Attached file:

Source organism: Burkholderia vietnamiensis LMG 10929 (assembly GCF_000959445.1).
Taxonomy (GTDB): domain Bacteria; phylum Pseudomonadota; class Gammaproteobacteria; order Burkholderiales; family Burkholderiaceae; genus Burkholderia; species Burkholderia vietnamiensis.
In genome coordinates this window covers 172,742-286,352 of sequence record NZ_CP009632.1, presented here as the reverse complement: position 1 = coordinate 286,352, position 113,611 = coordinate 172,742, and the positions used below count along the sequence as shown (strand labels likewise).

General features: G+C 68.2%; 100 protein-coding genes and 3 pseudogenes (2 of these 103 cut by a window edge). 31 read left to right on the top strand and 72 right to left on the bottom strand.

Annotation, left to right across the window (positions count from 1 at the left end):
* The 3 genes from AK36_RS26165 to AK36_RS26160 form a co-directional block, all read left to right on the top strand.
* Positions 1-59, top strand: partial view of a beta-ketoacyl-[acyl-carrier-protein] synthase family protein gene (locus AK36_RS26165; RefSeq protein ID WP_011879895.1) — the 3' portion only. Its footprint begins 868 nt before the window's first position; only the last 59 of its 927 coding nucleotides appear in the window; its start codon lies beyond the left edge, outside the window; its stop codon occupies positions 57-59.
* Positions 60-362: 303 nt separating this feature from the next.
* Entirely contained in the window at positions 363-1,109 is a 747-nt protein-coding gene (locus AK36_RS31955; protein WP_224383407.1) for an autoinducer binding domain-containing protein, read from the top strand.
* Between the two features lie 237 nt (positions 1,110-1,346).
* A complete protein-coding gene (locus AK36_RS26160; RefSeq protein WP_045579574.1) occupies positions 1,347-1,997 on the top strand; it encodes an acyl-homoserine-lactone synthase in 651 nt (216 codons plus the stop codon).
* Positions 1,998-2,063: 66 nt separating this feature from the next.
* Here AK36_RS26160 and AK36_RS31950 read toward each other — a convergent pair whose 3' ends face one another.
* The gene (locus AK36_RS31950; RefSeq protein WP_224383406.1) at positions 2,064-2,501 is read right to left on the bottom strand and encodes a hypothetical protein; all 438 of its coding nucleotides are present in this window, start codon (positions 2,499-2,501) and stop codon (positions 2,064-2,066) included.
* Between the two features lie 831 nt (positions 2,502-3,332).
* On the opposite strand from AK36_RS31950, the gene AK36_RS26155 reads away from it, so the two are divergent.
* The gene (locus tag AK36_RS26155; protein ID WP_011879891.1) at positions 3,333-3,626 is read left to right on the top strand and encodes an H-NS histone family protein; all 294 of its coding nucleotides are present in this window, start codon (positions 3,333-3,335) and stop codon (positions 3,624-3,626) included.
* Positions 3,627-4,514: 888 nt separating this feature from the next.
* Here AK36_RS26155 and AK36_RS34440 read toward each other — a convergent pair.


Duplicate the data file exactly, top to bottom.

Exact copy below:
Source organism: Burkholderia vietnamiensis LMG 10929 (assembly GCF_000959445.1).
Taxonomy (GTDB): domain Bacteria; phylum Pseudomonadota; class Gammaproteobacteria; order Burkholderiales; family Burkholderiaceae; genus Burkholderia; species Burkholderia vietnamiensis.
In genome coordinates this window covers 172,742-286,352 of sequence record NZ_CP009632.1, presented here as the reverse complement: position 1 = coordinate 286,352, position 113,611 = coordinate 172,742, and the positions used below count along the sequence as shown (strand labels likewise).

General features: G+C 68.2%; 100 protein-coding genes and 3 pseudogenes (2 of these 103 cut by a window edge). 31 read left to right on the top strand and 72 right to left on the bottom strand.

Annotation, left to right across the window (positions count from 1 at the left end):
* The 3 genes from AK36_RS26165 to AK36_RS26160 form a co-directional block, all read left to right on the top strand.
* Positions 1-59, top strand: partial view of a beta-ketoacyl-[acyl-carrier-protein] synthase family protein gene (locus AK36_RS26165; RefSeq protein ID WP_011879895.1) — the 3' portion only. Its footprint begins 868 nt before the window's first position; only the last 59 of its 927 coding nucleotides appear in the window; its start codon lies beyond the left edge, outside the window; its stop codon occupies positions 57-59.
* Positions 60-362: 303 nt separating this feature from the next.
* Entirely contained in the window at positions 363-1,109 is a 747-nt protein-coding gene (locus AK36_RS31955; protein WP_224383407.1) for an autoinducer binding domain-containing protein, read from the top strand.
* Between the two features lie 237 nt (positions 1,110-1,346).
* A complete protein-coding gene (locus AK36_RS26160; RefSeq protein WP_045579574.1) occupies positions 1,347-1,997 on the top strand; it encodes an acyl-homoserine-lactone synthase in 651 nt (216 codons plus the stop codon).
* Positions 1,998-2,063: 66 nt separating this feature from the next.
* Here AK36_RS26160 and AK36_RS31950 read toward each other — a convergent pair whose 3' ends face one another.
* The gene (locus AK36_RS31950; RefSeq protein WP_224383406.1) at positions 2,064-2,501 is read right to left on the bottom strand and encodes a hypothetical protein; all 438 of its coding nucleotides are present in this window, start codon (positions 2,499-2,501) and stop codon (positions 2,064-2,066) included.
* Between the two features lie 831 nt (positions 2,502-3,332).
* On the opposite strand from AK36_RS31950, the gene AK36_RS26155 reads away from it, so the two are divergent.
* The gene (locus tag AK36_RS26155; protein ID WP_011879891.1) at positions 3,333-3,626 is read left to right on the top strand and encodes an H-NS histone family protein; all 294 of its coding nucleotides are present in this window, start codon (positions 3,333-3,335) and stop codon (positions 3,624-3,626) included.
* Positions 3,627-4,514: 888 nt separating this feature from the next.
* Here AK36_RS26155 and AK36_RS34440 read toward each other — a convergent pair.